Public School System are enrolled in charters. It’s 41 percent in Detroit and the District of Columbia. Los Angeles has the most students in charter schools, with more than 98,000 enrolled. NAPCS President Nina
Rees says rising rates in smaller cities like Youngstown, Ohio and Duluth, Minn., show the movement is broadening beyond major urban areas. Charter schools receive public funds but are independent alternatives to public schools.
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Continued from C1 “Who cares! I can do that easy stuff in my head!” I looked up from our work, “Wow – you got all of them right!” “My dad showed me how to do math and a lot of things! Where’s my hall pass!” I wrote the pass carefully. Kyle bumped my hip with his shoulder, “Hurry-up!” Kyle snatched the pass and jogged toward class. I couldn’t resist. “Kyle thanks for coming to our school.” “No problem!” He stopped rigid. “I hope to see you here tomorrow!” Kyle ran back and poked me with his dirty finger, “I’ll be here everyday! Where else am I
Continued from C1 and communities. “Many California students suffer silently and are often alienated when facing a mental illness. This contest represents a unique opportunity for students to become involved in raising awareness about student mental health issues and helping their peers to become better informed about mental health and wellness, stigma and discrimination, and youth suicide,” said Tom Torlakson, state superintendent of Public Instruction, California Department of Education. The contest is open to high school students in California and asks them to develop a 60-second public service announcement about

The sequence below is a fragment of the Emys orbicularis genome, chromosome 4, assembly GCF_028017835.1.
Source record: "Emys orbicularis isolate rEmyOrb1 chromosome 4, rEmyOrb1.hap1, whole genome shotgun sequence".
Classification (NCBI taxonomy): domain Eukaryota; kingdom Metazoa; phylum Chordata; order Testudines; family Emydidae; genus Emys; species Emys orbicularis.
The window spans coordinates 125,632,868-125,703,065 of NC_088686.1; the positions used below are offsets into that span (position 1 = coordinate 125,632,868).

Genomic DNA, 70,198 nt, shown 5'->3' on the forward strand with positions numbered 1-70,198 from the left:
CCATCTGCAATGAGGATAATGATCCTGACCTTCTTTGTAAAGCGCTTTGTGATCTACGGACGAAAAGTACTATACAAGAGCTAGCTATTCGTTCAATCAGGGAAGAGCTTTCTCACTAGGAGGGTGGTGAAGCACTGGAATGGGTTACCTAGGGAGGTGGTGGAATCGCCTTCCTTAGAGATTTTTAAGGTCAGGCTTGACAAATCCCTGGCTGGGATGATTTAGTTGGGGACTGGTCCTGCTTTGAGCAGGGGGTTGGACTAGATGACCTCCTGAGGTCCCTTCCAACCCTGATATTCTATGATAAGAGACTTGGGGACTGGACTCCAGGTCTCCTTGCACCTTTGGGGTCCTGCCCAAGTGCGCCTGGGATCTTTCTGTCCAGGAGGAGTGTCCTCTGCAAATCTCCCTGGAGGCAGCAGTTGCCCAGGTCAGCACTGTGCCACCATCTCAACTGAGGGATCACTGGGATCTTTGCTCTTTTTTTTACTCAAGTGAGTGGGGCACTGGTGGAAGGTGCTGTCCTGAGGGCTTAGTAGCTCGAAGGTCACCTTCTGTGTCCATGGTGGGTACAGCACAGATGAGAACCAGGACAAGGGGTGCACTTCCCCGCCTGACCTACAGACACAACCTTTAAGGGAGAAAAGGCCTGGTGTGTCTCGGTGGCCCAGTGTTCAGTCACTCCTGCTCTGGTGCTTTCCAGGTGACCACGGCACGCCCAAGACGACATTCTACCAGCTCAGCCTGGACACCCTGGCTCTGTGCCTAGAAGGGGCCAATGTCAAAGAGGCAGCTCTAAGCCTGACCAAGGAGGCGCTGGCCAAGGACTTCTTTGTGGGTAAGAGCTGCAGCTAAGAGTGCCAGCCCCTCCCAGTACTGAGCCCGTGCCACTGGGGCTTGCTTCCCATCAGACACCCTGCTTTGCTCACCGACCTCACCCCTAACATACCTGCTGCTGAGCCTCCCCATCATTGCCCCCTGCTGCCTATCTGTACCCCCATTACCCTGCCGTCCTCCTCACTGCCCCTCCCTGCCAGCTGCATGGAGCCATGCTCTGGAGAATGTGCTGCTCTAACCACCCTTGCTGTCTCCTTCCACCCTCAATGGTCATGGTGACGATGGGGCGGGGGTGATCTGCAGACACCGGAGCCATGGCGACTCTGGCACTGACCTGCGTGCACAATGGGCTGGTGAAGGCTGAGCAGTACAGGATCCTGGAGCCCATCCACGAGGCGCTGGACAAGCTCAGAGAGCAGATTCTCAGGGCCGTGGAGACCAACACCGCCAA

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going to go!” “Good point! I’ll see you tomorrow then!” “Alright!” Kyle strutted into the hallway. He’s one tough four-footer. If 32 students weren’t destroying my class I’d have spent more time with Kyle. He’s not on my roll sheet. I doubt Kyle’s dad would smile at his son’s math skills. Kyle’s father abandoned him last month. The little yeller was left hungry and dirty on a neighbor’s porch. The kid was subtracted from his family, but he can build a bench and replace a bike chain. Kyle is 10. Sometimes life doesn’t add up: how can a father abandon a son! Ty Pelfrey is a Nevada County resident and teacher. Contact Ty at firstname.lastname@example.org and Facebook.
suicide prevention or eliminating mental illness stigma during the 2012/13 school year. The winning team and associated school will be awarded with a $1,000 cash prize and each school is entered into a drawing for a free suicide prevention program. To enter, students are strongly encouraged to read all submission and eligibility requirements and submit the Intent to Direct form available for download at www. DirectingChange.org prior to submitting their PSA. For each Intent to Direct form that is submitted the student’s school is entered for a chance to win a suicide prevention program. Entry deadline to submit final PSA’s is March 1, 2013, at midnight. Questions? Email jana@ directingchange.org.